- First try to dissolve a small amount of peptide in either water or buffer. The more charged residues on a peptide, the more soluble it is in aqueous solutions. - If the peptide doesn’t dissolve try an organic solvent e.g. DMSO, then dilute using water or buffer. - Consider that any solvent used must be compatible with your assay. If a peptide does not dissolve and you need to recover it, lyophilise to remove the solvent. - Gentle warming and sonication can effectively aid peptide solubilisation. If the solution is cloudy or has gelled the peptide may be in suspension rather than solubilised. - Peptides containing cysteine are easily oxidised, so should be prepared in solution just prior to use.
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Preparation and Storage
Stability and Storage
Shipped at 4°C. Upon delivery aliquot and store at -20°C or -80°C. Avoid repeated freeze / thaw cycles.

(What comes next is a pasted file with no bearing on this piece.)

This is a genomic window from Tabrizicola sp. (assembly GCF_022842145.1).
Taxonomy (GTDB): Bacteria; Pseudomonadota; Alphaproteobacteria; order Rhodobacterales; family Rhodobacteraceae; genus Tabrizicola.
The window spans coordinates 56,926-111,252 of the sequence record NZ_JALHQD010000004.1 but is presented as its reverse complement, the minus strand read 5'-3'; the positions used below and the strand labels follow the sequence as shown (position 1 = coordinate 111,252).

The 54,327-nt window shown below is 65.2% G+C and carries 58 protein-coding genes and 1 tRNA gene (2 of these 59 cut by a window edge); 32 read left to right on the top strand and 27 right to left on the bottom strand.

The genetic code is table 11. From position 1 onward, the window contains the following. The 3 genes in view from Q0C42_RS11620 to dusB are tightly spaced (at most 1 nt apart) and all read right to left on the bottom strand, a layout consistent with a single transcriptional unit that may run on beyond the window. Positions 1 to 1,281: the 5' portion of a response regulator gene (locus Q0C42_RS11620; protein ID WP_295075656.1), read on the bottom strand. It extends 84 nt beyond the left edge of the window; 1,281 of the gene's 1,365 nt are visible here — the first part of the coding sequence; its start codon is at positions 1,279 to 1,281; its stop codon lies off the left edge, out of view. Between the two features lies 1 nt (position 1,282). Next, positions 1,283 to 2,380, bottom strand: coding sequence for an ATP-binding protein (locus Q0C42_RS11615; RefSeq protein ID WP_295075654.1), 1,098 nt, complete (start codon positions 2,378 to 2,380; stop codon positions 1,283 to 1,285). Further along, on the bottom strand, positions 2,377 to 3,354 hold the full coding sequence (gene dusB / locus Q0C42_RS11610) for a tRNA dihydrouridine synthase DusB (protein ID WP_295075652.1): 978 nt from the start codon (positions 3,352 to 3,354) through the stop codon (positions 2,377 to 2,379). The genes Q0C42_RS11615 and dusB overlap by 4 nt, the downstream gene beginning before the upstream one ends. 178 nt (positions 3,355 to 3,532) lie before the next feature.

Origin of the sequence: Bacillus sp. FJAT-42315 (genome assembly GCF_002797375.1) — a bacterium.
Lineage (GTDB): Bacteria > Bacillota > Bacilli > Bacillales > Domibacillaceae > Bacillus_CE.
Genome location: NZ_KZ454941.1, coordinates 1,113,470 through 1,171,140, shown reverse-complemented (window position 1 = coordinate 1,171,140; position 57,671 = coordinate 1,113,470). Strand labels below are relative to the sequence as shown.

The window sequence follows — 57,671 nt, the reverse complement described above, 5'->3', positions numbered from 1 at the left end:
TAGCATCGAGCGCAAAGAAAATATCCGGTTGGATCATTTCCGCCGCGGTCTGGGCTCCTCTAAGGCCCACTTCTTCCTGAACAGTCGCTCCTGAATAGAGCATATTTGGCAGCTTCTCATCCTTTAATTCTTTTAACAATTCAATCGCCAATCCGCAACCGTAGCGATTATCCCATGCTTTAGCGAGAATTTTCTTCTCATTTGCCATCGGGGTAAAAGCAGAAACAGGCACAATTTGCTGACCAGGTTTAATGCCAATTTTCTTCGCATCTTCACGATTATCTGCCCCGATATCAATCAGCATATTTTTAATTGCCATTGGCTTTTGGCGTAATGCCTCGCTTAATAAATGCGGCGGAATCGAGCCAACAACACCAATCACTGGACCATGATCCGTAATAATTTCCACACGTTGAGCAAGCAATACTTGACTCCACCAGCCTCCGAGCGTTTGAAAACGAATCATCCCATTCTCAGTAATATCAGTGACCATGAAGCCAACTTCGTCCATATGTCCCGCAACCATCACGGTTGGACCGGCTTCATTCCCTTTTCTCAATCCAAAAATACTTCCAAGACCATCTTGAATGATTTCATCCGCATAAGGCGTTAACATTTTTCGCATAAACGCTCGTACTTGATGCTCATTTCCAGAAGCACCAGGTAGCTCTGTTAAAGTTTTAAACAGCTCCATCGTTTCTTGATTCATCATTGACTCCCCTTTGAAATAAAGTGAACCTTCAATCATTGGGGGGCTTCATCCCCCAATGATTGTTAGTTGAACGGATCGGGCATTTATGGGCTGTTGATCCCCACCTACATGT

Information available upon request.
Chemoattractant receptor-like 2
Chemokine receptor-like 2
Constitutively expressed peptide like receptor
Flow-induced endothelial G protein-coupled receptor
Ubiquitously expressed, but is most abundant in placenta. In brain regions, expressed as a 2.8 kb transcript in basal forebrain, frontal cortex, thalamus, hippocampus, caudate and putamen.
Belongs to the G-protein coupled receptor 1 family.
Cell membrane. Endoplasmic reticulum membrane. Golgi apparatus membrane. Protein has been detected in the cell membrane, endoplasmic reticulum and Golgi apparatus. It is currently unclear whether this is a cell surface or intracellular receptor.